Reports: VW To Pay $10B To Settle Diesel Scandal In US

Volkswagen plans to pay more than $10 billion to settle the scandal over excessive diesel emissions with U.S. authorities.

Volkswagen plans to pay more than $10 billion to settle the scandal over excessive diesel emissions with U.S. authorities, according to multiple reports.

The settlement would, in part, compensate nearly half a million U.S. VW owners whose vehicles can emit up to 40 times the federal threshold of nitrogen oxides. In total, about 11 million vehicles worldwide were equipped with software to manipulate emissions levels during official testing.

VW plans to buy back the vehicles or, once a fix is approved, pay to alter the cars to comply with environmental standards. Owners will also be eligible for additional compensation with an average value of about $5,000.

The Wall Street Journal reported that about $4 billion of the settlement will be used to offset pollution from those vehicles, as well as increase the automaker's production of zero-emission models.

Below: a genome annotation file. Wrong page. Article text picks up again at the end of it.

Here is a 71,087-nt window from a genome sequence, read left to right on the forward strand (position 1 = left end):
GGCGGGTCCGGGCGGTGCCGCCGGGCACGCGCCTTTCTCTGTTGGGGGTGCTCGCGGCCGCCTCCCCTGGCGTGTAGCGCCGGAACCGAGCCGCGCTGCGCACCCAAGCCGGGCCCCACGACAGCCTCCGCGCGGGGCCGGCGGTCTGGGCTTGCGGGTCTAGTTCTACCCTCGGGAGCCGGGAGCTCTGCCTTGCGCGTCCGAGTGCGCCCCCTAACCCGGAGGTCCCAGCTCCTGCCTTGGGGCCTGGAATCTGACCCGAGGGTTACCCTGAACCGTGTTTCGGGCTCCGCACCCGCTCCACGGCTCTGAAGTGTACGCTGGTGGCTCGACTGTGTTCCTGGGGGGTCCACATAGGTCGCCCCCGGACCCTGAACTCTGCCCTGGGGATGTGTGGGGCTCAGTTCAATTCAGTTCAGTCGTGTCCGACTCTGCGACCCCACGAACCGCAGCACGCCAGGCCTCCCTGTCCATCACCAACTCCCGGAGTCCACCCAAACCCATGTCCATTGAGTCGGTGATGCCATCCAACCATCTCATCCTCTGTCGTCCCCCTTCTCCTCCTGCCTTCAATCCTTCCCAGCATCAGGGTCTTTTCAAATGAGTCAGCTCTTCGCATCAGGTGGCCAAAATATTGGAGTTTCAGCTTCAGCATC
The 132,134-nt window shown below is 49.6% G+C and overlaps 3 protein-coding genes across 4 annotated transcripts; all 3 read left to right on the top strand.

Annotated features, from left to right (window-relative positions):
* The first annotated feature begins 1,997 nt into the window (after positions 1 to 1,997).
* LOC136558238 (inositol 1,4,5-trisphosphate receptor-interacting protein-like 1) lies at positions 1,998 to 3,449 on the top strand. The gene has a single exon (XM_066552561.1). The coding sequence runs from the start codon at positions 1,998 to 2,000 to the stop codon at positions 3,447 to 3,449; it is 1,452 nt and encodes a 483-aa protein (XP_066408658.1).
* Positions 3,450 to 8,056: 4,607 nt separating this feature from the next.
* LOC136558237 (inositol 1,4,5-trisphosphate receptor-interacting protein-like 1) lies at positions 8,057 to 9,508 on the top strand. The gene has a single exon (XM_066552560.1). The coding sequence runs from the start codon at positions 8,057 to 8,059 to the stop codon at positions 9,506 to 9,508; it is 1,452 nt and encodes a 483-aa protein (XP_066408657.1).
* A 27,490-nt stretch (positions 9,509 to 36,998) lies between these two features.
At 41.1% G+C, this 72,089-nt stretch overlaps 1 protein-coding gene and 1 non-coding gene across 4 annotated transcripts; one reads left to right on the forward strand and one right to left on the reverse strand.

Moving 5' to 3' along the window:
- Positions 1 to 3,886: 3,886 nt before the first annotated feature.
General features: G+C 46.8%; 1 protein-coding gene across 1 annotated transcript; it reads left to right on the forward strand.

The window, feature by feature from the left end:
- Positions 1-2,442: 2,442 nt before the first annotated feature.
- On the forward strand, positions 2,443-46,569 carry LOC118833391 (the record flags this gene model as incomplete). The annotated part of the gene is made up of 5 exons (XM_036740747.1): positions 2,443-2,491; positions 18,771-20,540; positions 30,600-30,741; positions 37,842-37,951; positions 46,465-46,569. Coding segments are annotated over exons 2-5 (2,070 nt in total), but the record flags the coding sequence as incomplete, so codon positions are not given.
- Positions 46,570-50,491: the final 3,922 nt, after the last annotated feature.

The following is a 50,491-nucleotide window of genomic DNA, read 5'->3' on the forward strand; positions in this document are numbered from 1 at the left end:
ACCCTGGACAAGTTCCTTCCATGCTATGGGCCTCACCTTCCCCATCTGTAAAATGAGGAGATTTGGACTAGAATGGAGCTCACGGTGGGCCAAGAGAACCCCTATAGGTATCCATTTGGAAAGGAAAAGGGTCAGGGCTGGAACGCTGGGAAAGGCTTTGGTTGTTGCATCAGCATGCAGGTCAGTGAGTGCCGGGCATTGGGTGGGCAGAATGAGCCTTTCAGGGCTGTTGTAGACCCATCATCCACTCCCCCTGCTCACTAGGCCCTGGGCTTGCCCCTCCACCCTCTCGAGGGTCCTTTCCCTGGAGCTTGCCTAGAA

Terms could still change as attorneys hash out final details; a federal judge is expected to announce the deal early next week.

Volkswagen's final price tag, however, will likely exceed the $10 billion settlement. A source told Reuters that some environmental remediation costs were not factored into the initial total.

The settlement also excludes some 80,000 diesel vehicles equipped with larger 3.0-liter engines as well as potential civil penalties for violations of the Clean Air Act.

Volkswagen originally set aside $7 billion to cover costs from the scandal, which was announced by the Environmental Protection Agency last year, but raised that amount to more than $18 billion in April.

A recall is already underway in Europe, where most of the vehicles are located, but the U.S. settlement only inches VW closer to resolving the issue. A plan to recall the U.S. vehicles will be much more complicated that the fix implemented in Europe, and the automaker continues to face criminal probes, including in the U.S. and its native Germany.

German prosecutors announced this week that they are investigating former CEO Martin Winterkorn and a member company's management board for possible violations of securities laws.

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